BOV Discusses Value of Shared Leadership


August 15, 2012 — The simplest and most effective way for a university's governing board and its president to sustain and improve upon high quality is to effectively work together – closely together.

That message was one of the table-setting themes presented by an expert on higher education governance as the University of Virginia Board of Visitors began its two-day annual retreat on Wednesday in Richmond.

Presidents and boards that succeed with this key relationship put their schools in better position to make it through the current period of extraordinary challenges and competition.

"That's the holy grail. That's the north star," said Terry MacTaggart, senior fellow at the Association of Governing Boards for Universities and Colleges and a former university chancellor. He was invited to the retreat to facilitate discussion about board governance.

MacTaggart's appearance at the board retreat comes on the heels of the University's most severe governance breakdown – the forced resignation and then reinstatement of President Teresa A. Sullivan in June – and was presented as part of the University leadership's attempts to put the episode behind it and move on.

Sullivan's resignation was announced June 10, and she was reinstated by a unanimous board vote on June 26, following weeks of turmoil and tremendous pressure from students, alumni and faculty. The dramatic episode also brought issues of higher education governance, seen through the lens of U.Va., into national focus. The process leading to Sullivan's resignation has been criticized as secretive, lacking transparency and contrary to the University's tradition of shared governance.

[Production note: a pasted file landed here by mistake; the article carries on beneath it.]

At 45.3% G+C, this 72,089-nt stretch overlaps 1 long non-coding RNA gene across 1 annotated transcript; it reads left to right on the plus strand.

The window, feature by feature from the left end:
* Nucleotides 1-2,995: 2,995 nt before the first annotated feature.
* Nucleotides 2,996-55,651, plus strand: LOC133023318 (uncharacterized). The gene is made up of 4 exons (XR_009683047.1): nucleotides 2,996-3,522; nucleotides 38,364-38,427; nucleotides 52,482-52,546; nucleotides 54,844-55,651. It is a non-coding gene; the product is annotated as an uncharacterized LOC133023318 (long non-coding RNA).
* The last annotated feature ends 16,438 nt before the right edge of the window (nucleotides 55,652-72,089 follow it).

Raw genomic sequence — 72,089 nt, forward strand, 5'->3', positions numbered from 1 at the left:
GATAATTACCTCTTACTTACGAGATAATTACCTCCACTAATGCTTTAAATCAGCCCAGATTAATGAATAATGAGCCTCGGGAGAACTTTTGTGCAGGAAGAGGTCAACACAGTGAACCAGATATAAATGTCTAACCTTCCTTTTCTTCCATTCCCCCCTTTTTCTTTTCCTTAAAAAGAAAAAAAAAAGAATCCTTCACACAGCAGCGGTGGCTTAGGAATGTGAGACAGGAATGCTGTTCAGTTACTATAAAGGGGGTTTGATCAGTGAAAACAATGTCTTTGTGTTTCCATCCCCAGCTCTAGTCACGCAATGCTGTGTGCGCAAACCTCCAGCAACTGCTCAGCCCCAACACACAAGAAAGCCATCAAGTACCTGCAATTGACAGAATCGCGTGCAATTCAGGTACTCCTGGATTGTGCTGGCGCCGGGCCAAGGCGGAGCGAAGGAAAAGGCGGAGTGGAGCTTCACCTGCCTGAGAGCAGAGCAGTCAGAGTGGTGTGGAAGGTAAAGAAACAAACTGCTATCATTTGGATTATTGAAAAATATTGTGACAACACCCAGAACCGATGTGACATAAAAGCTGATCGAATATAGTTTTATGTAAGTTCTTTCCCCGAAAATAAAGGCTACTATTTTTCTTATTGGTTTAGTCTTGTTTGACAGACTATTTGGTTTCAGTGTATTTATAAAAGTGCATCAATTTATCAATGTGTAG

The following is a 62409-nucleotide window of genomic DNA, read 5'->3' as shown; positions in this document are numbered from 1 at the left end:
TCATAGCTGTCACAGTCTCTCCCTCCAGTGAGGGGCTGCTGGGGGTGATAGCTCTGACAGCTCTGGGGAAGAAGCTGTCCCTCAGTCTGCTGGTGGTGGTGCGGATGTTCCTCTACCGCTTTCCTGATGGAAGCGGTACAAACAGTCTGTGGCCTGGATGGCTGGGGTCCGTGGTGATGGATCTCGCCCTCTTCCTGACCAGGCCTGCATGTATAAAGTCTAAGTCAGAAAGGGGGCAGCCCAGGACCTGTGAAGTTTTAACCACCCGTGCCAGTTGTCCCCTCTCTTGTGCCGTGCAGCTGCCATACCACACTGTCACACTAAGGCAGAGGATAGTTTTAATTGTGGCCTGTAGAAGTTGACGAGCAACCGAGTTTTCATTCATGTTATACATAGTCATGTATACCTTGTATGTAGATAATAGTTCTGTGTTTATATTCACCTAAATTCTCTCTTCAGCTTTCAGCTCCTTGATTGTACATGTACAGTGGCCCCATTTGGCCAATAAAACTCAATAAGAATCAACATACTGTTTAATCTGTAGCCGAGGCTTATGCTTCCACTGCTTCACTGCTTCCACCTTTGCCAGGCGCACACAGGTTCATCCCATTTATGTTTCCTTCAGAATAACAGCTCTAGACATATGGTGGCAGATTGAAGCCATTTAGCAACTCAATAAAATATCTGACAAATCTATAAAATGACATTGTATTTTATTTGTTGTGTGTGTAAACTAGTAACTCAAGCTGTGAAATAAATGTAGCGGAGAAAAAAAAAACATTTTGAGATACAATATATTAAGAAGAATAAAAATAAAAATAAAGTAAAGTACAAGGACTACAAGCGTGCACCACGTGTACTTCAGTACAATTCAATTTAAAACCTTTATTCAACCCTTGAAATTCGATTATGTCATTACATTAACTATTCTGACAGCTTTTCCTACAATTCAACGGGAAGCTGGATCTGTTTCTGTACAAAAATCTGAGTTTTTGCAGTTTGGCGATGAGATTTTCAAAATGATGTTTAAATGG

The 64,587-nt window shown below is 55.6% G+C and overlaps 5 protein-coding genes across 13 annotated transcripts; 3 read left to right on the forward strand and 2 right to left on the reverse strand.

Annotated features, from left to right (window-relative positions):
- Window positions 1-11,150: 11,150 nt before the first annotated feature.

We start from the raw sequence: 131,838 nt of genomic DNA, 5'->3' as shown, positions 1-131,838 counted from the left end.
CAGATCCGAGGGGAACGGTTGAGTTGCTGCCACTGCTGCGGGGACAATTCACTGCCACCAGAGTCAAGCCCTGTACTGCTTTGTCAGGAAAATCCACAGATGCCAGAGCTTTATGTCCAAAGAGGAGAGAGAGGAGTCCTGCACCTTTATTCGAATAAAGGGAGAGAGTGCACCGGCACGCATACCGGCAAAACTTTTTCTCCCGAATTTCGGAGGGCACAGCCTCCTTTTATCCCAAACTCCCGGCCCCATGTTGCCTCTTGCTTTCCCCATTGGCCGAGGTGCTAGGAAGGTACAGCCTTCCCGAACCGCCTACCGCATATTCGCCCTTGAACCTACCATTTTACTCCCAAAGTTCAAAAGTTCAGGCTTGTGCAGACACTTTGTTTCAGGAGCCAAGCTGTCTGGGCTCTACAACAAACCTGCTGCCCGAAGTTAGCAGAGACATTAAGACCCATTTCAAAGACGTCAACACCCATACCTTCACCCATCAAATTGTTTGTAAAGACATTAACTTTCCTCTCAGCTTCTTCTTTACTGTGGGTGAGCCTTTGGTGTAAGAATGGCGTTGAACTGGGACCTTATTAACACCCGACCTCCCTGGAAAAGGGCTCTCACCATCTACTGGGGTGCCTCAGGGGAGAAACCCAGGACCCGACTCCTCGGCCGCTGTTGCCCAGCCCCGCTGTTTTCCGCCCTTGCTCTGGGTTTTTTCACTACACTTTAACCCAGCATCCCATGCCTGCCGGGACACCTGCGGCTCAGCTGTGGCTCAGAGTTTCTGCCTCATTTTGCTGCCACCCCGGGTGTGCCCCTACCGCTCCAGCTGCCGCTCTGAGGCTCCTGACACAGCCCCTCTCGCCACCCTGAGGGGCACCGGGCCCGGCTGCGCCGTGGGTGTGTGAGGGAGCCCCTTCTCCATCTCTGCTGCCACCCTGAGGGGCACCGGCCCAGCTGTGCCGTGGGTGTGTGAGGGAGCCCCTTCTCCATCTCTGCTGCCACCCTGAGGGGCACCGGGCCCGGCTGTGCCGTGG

Rector Helen E. Dragas opened the session by offering an apology for the recent leadership controversies that "at best, have been distractions from the important work ahead of us."

"My hope for this retreat is that we can lay a foundation for collective and collaborative success," Dragas said during her opening remarks, "that we sow seeds to join together and find true common ground with President Sullivan, the university community, alumni and the greater community of Virginia citizens."

In her initial remarks, Sullivan highlighted big-picture challenges.
"I think this is an important time for all of us together to be able to step back and reflect on the conditions that affect all of higher ed, but U.Va. particularly," she said.

MacTaggart zeroed in on a handful of major forces influencing higher education. Among them: a "shrinking pie" of resources, disruptive innovation, a questioning of the quality of a university education, and a "higher bar" for boards that requires them to do far more than protect a university reputation and operate with basic integrity.

"None of this has to be a tsunami of destruction, but it can be if you're not well led," he said.

Great boards, he said, show an ability to create positive change and demonstrate leadership in concert with a university's president.

During early discussion, board members pointed to the many challenges of higher education. John L. Nau III said universities must better gauge whether students are being prepared for the realities of an economy still dealing with the effects of recession. He also said excellent universities such as U.Va. must recognize a "widening gap between private education and public education" and figure out the best way to close that gap early rather than waiting until it's too late to address.

William H. Goodwin Jr., appointed June 29 by Gov. Robert F. McDonnell as a special adviser to the board, challenged whether the resource "pie is shrinking." He's more optimistic about the future, but warned that people must collaborate to succeed.

"I do think we've got to start working together as a society," Goodwin said. "We need to chat and work out our differences."

The board retreat continues Thursday, with more MacTaggart-led discussion, Sullivan's report, and an admissions report from Dean of Admission Greg W. Roberts.

– by McGregor McCance